The Paulista is a delightful cocktail that offers the perfect pairing of lavender and blueberries against a cachaça base. It's a beautiful cocktail for spring and summer occasions and is just a little bit better when enjoyed in the garden on a sunny day.
This recipe was created by Humberto Marques, a Copenhagen mixologist and owner of Curfew in Copenhagen, Denmark. His original cocktails tend to focus on fresh and premium ingredients, using them to create some intriguing new drink experiences.
The Paulista is a perfect example of Marques' understanding of flavor pairings. It offers a lovely balance between the sweet floral herb and the double dose of blueberry that you're sure to enjoy.
Gather the ingredients.
Rim a cocktail glass with lavender sugar by wetting the rim with a little lime juice then rolling the rim in the sugar.
In a cocktail shaker, muddle the blueberries, lavender syrup, and blueberry liqueur.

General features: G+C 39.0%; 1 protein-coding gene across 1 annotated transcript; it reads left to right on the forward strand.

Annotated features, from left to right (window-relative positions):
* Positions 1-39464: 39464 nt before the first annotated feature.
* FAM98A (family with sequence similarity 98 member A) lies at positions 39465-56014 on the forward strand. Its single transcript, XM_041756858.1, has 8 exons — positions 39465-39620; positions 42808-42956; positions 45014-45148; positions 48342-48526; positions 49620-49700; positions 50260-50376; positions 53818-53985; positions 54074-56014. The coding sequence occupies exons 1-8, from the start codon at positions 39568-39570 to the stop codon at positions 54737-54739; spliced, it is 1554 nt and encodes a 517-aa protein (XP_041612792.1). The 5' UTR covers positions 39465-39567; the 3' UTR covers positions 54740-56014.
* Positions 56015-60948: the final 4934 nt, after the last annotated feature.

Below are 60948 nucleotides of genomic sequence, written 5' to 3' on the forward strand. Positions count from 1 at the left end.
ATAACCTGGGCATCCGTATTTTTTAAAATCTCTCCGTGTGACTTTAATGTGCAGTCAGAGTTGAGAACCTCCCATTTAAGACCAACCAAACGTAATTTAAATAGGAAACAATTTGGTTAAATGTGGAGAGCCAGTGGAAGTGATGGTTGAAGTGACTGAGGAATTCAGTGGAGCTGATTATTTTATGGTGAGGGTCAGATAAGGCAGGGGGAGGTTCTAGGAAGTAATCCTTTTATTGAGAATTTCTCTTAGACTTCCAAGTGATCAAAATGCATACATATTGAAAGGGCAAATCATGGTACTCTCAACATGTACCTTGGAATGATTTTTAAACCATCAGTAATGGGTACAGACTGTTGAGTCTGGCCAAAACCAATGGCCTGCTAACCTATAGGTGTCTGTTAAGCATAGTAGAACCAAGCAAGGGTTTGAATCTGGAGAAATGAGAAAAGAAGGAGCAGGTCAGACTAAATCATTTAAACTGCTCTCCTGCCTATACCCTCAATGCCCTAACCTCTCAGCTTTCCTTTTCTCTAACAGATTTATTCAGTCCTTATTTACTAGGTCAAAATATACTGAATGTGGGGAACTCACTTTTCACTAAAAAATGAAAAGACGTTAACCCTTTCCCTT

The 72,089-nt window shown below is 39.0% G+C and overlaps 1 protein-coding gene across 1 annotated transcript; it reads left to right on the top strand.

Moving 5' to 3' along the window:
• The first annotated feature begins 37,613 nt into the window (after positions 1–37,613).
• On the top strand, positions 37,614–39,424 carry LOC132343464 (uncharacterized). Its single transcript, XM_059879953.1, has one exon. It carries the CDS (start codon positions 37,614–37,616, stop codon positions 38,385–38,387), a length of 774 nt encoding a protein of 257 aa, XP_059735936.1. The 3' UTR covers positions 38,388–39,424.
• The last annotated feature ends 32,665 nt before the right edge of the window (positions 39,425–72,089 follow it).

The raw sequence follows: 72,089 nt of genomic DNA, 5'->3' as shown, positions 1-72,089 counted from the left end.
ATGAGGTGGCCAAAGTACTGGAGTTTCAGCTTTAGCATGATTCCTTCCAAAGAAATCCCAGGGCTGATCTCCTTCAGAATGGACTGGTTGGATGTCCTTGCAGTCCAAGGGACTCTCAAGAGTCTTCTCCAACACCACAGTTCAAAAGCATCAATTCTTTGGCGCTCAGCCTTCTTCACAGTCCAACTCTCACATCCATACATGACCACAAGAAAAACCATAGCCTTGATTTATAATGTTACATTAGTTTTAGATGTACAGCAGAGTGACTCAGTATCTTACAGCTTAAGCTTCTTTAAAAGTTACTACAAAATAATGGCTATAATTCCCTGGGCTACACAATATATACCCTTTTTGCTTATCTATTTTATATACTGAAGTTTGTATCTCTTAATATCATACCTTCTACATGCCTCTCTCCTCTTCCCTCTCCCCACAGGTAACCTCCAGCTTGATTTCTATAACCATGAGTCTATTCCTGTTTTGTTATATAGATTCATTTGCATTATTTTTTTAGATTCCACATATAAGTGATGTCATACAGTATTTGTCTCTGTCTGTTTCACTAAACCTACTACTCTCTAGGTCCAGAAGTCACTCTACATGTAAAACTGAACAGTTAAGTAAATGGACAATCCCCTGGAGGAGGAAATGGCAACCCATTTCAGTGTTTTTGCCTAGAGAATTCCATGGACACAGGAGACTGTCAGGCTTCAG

Add the rest of the ingredients and ice, then shake well.
Strain into the prepared cocktail glass.
Serve and enjoy!
- You can make your own lavender syrup. It's as easy as any other simple syrup, you will simply need to plan an hour or two for the syrup to cool completely before using it to make the drink.
- Alternatively, you can use one of the commercial lavender syrups that are on the market. Sonoma makes an excellent one and other syrup companies like Monin and Torani have also taken on the flavor.
- Taking the time to rim the glass with lavender sugar adds to the experience and is definitely worth it. Making lavender sugar is also very easy, all you need is some lavender buds, sugar, and a food processor or blender.
- Choose a premium cachaça for this cocktail. The higher quality the spirit is, the better your drink will taste and the fresh ingredients used here definitely deserve top-shelf cachaça.
- Blueberry is not the most common flavor in liqueurs, but there are a few excellent options worth hunting down. Look for it from brands like Bertini, Bols, and Wenneker. It's also a popular flavor for craft distilleries to undertake, including the Okanagan Spirits in British Columbia.
- A top-shelf white rum would be a nice substitute for cachaça. You could also pour an aged version of either and really give the Paulista a nice oak undertone.
- If you prefer, gin and vodka would be excellent alternatives in this cocktail as well.
How Strong Is a Paulista Cocktail?